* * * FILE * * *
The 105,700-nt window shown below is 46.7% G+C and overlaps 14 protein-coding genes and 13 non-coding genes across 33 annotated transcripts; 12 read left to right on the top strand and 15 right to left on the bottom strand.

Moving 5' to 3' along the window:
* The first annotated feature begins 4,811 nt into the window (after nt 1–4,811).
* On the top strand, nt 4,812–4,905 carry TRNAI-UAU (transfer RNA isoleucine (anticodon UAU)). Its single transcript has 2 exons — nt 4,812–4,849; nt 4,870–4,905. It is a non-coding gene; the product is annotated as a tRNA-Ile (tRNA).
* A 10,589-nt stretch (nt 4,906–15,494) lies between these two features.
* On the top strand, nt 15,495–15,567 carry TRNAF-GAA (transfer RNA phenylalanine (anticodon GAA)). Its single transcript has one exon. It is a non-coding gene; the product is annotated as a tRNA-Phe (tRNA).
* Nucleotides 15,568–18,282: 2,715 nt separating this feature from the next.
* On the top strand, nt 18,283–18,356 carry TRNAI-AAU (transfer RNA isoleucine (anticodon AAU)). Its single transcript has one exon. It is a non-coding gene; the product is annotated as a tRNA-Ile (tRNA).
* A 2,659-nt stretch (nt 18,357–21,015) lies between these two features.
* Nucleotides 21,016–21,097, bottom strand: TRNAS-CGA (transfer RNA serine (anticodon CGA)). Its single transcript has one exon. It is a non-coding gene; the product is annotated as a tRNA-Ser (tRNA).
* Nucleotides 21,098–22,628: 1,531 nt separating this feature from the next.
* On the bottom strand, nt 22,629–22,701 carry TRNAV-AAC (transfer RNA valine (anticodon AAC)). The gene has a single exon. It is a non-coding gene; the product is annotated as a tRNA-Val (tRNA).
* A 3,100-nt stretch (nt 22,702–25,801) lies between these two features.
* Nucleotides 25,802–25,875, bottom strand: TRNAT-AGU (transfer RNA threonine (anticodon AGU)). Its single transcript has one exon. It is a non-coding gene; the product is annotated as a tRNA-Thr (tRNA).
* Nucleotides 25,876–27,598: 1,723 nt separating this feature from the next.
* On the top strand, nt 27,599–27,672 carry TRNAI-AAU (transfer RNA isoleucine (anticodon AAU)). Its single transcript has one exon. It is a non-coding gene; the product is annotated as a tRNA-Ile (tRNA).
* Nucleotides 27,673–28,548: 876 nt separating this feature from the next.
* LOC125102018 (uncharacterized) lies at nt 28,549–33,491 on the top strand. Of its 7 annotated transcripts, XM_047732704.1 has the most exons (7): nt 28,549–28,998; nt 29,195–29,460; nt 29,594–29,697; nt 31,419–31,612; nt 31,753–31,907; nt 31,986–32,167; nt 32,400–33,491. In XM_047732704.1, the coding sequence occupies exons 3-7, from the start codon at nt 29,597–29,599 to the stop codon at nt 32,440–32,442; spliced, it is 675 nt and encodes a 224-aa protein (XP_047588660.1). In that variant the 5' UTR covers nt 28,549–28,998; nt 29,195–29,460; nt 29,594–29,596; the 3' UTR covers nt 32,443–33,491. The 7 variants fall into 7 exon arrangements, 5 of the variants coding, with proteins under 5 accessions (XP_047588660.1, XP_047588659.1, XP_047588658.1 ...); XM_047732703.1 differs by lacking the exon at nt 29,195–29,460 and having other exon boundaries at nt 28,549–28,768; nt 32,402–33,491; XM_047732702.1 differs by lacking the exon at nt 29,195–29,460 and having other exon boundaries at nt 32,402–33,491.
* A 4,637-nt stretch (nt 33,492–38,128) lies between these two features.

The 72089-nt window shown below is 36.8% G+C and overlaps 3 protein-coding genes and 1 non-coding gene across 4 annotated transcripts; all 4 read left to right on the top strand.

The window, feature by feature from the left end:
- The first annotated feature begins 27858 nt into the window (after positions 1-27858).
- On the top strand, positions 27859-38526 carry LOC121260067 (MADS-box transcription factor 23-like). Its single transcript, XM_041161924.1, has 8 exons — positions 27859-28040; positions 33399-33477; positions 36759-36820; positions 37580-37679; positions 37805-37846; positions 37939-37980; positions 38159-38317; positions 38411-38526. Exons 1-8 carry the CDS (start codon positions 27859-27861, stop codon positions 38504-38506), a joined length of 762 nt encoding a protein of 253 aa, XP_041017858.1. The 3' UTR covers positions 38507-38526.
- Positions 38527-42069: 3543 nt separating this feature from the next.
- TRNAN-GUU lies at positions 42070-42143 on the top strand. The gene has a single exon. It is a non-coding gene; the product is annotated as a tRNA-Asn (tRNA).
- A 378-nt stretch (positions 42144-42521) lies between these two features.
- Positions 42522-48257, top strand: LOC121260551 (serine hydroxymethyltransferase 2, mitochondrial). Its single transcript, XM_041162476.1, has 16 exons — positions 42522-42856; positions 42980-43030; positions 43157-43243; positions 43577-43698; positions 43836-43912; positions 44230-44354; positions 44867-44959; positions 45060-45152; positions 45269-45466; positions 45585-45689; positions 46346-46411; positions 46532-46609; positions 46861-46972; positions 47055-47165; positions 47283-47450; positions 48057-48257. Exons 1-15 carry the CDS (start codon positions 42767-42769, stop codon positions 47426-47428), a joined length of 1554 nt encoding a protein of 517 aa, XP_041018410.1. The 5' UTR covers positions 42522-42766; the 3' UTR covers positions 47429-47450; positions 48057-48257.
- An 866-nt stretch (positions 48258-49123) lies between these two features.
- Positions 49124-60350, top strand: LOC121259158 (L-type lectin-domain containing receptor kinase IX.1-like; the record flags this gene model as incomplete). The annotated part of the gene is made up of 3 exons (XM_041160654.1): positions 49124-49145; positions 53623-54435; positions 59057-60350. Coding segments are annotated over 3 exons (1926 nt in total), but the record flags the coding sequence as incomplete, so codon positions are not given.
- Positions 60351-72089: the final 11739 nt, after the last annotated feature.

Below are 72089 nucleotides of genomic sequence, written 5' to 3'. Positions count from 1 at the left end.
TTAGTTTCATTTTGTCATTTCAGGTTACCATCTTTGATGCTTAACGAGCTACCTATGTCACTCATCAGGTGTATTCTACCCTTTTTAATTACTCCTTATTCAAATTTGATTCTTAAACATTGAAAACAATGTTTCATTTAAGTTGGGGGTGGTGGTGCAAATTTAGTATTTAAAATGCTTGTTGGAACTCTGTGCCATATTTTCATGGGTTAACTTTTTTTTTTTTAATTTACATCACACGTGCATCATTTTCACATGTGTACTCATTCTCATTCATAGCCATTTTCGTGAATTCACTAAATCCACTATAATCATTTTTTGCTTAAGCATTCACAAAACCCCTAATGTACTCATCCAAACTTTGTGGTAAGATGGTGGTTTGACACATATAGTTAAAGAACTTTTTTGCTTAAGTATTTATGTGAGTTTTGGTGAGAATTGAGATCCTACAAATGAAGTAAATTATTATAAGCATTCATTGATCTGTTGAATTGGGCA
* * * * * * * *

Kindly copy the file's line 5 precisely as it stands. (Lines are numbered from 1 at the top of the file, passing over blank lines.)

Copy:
* A 10,589-nt stretch (nt 4,906–15,494) lies between these two features.